G-AGZB

G-AGZB

Douglas DC-3C – c/n 12180

With Channel from Dec 1960 to May 1962

As with all of Channel’s Dakotas, Zulu Bravo came to the airline by way of BEA with whom she had given more than 13 long years of faithful service. However, her career had not gone without incident and while flying the very last Dakota service for the airline, which took place on the 31st October 1960, she landed long in foggy weather and ran off the end of the runway at Birmingham’s Elmdon Airport sustaining a considerable amount of damage in the process. Thus, Zulu Bravo would arrive at Southend on the back of a trailer rather than by air and the engineers at B.K.S. were tasked with repairing her and preparing her for service. Her first flight came on April 18th 1961 and two days later, she was finally put to work carrying passengers between Southend and Rotterdam, accompanied by an assorted mixture of other Channel aircraft.

Over the coming months, the ever growing Dakota fleet would more increasingly ply the routes between Southend and Le Bourget, Ostend, Rotterdam and the Channel Islands, while flights would also depart from Southend via Portsmouth to the Channel Islands and Paris too. These aircraft would keep up this hectic schedule until the beginning of October when all scheduled services with the exception of Rotterdam, began to drop off over the winter. ZB would however, rest during this period, not entering service again until April 10th 1962 where she would once again, pick up where she had left off in 1961 – flying Channel’s busiest routes. However, with those heady days of summer once more approaching, no-one could have ever imagined that within less that one month of her return to service, this Dakota’s graceful lines would have been reduced to nothing more than a pile of twisted, broken wreckage.

Zulu Bravo’s last flight came on the 6th of May 1962, on the return leg of a service between Portsmouth and Jersey. The aircraft was crossing the English Channel en-route to Portsmouth when it encountered extremely low and dense cloud which almost went down to sea level. The crew dropped the aircraft to an altitude of several hundred feet hoping to sight land as it flew over the coast of the Isle of Wight, but fortune was not to be with ZB on this day and despite all of the crew’s efforts, she flew into the rising ground of St Boniface Down at an altitude of around 700ft, breaking up as she slid up the incline. Of the 17 crew and passengers on board, only 5 would survive the crash, their survival being attributed to the final, brave acts of the Captain when he realised that an impact with the ground could not be averted. A far more in-depth and detailed account of this fateful event can be found by clicking on the link below.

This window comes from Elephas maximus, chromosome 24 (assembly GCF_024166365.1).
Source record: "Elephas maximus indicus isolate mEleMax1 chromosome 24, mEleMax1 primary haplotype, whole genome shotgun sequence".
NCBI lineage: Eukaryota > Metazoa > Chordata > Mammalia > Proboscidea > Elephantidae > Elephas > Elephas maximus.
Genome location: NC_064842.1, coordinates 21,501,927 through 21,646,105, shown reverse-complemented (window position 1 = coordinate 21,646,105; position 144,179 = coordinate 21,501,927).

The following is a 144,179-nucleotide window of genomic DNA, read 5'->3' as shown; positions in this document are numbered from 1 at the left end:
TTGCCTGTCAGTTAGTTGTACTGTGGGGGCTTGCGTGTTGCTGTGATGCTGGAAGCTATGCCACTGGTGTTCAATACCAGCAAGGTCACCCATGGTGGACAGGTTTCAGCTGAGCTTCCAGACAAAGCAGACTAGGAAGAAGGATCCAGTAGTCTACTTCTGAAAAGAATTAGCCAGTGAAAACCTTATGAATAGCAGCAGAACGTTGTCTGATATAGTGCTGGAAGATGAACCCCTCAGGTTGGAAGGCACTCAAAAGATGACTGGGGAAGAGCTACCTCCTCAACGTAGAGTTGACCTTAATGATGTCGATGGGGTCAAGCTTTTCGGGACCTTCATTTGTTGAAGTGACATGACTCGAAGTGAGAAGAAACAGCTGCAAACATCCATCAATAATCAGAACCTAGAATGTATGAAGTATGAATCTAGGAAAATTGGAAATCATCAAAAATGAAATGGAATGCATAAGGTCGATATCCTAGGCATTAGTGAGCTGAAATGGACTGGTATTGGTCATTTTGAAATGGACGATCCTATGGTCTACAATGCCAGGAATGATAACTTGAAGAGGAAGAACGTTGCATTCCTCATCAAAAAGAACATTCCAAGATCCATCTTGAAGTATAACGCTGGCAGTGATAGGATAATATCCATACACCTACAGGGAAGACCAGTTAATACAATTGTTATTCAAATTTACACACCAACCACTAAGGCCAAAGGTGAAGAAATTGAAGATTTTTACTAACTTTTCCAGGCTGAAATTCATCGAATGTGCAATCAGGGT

The Last Flight of Dakota G-AGZB

 

History of G-AGZB

1/44 to 3/46

Royal Air Force as FZ624

3/46 to 3/47

Scottish Airways as G-AGZB

(Converted from a C-47 to a DC-3)

3/47 to 12/60

BEA

12/60 to 5/62

Channel Airways

Fate

Crashed on St Boniface Down, Isle of Wight 6/5/62

 

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